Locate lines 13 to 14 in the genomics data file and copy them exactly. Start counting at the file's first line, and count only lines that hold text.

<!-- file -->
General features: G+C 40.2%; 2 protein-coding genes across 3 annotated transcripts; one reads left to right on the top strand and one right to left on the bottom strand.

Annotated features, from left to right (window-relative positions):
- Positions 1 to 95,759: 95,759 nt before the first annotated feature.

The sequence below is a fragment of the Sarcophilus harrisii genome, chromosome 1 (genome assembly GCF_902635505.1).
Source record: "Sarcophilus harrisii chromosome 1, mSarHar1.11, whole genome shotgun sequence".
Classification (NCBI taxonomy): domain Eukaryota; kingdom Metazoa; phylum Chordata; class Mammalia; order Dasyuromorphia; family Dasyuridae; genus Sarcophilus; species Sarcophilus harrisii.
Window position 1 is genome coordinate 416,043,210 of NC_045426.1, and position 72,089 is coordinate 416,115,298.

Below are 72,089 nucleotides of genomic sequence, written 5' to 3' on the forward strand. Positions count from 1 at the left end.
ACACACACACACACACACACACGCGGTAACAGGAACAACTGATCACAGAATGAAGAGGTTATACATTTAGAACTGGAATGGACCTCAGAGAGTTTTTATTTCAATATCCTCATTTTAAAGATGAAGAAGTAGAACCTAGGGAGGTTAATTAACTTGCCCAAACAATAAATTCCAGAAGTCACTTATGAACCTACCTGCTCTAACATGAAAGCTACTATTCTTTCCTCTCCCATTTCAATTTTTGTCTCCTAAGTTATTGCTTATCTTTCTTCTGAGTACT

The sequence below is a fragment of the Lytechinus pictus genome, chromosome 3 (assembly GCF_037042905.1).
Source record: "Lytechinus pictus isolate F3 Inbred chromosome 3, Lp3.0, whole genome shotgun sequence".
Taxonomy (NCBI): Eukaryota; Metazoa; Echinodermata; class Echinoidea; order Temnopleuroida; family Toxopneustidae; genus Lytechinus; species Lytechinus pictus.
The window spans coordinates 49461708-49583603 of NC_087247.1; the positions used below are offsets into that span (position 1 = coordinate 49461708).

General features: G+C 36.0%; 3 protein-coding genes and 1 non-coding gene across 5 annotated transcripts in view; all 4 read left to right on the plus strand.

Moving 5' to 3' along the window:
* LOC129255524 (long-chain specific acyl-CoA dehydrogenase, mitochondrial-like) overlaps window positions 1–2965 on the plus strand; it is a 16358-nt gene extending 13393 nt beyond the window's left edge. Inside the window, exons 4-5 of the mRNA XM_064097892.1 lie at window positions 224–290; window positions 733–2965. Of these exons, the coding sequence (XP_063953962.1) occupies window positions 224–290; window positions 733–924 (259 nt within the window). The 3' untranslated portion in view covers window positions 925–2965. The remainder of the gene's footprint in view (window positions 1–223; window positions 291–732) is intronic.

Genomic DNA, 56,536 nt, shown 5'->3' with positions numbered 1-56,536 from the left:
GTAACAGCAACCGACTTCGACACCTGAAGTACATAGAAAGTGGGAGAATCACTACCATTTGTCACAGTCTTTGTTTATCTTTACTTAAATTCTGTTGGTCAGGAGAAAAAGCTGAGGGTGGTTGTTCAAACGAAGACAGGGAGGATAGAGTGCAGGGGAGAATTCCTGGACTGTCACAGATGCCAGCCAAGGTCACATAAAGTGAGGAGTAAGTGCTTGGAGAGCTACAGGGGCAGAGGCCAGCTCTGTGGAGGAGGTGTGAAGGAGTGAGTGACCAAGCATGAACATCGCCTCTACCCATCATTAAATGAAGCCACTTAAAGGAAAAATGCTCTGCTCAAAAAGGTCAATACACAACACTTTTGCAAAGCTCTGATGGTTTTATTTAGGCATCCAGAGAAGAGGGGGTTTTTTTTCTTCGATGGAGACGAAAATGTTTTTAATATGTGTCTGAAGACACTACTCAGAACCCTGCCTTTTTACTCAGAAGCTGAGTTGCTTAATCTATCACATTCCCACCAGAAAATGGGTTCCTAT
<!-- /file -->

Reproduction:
The window spans coordinates 49461708-49583603 of NC_087247.1; the positions used below are offsets into that span (position 1 = coordinate 49461708).

General features: G+C 36.0%; 3 protein-coding genes and 1 non-coding gene across 5 annotated transcripts in view; all 4 read left to right on the plus strand.